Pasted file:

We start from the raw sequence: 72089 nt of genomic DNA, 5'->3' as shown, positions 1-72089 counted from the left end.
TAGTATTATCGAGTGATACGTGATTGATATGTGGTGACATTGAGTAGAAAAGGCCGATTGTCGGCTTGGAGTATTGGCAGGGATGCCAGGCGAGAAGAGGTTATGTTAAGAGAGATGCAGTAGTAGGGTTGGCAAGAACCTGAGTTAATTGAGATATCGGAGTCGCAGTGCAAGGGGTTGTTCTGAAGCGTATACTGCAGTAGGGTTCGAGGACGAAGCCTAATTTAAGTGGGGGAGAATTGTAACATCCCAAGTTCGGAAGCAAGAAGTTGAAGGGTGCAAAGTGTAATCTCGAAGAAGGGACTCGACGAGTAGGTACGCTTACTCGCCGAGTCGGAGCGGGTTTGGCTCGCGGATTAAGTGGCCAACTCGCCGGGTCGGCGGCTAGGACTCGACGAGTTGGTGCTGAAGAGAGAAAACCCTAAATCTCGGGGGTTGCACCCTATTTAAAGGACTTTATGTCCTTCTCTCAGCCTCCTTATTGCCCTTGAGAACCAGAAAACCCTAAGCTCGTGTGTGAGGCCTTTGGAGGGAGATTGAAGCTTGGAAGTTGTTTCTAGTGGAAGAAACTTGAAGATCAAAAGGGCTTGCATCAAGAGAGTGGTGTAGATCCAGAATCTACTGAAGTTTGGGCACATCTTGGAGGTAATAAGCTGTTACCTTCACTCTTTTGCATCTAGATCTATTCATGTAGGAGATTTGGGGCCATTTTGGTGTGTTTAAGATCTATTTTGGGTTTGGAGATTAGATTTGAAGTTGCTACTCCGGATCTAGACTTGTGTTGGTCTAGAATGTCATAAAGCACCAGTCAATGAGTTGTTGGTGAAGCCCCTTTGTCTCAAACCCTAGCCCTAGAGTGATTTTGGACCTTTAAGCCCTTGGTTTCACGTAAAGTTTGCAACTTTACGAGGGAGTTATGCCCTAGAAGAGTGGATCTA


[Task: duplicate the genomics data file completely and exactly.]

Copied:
We start from the raw sequence: 72089 nt of genomic DNA, 5'->3' as shown, positions 1-72089 counted from the left end.
TAGTATTATCGAGTGATACGTGATTGATATGTGGTGACATTGAGTAGAAAAGGCCGATTGTCGGCTTGGAGTATTGGCAGGGATGCCAGGCGAGAAGAGGTTATGTTAAGAGAGATGCAGTAGTAGGGTTGGCAAGAACCTGAGTTAATTGAGATATCGGAGTCGCAGTGCAAGGGGTTGTTCTGAAGCGTATACTGCAGTAGGGTTCGAGGACGAAGCCTAATTTAAGTGGGGGAGAATTGTAACATCCCAAGTTCGGAAGCAAGAAGTTGAAGGGTGCAAAGTGTAATCTCGAAGAAGGGACTCGACGAGTAGGTACGCTTACTCGCCGAGTCGGAGCGGGTTTGGCTCGCGGATTAAGTGGCCAACTCGCCGGGTCGGCGGCTAGGACTCGACGAGTTGGTGCTGAAGAGAGAAAACCCTAAATCTCGGGGGTTGCACCCTATTTAAAGGACTTTATGTCCTTCTCTCAGCCTCCTTATTGCCCTTGAGAACCAGAAAACCCTAAGCTCGTGTGTGAGGCCTTTGGAGGGAGATTGAAGCTTGGAAGTTGTTTCTAGTGGAAGAAACTTGAAGATCAAAAGGGCTTGCATCAAGAGAGTGGTGTAGATCCAGAATCTACTGAAGTTTGGGCACATCTTGGAGGTAATAAGCTGTTACCTTCACTCTTTTGCATCTAGATCTATTCATGTAGGAGATTTGGGGCCATTTTGGTGTGTTTAAGATCTATTTTGGGTTTGGAGATTAGATTTGAAGTTGCTACTCCGGATCTAGACTTGTGTTGGTCTAGAATGTCATAAAGCACCAGTCAATGAGTTGTTGGTGAAGCCCCTTTGTCTCAAACCCTAGCCCTAGAGTGATTTTGGACCTTTAAGCCCTTGGTTTCACGTAAAGTTTGCAACTTTACGAGGGAGTTATGCCCTAGAAGAGTGGATCTA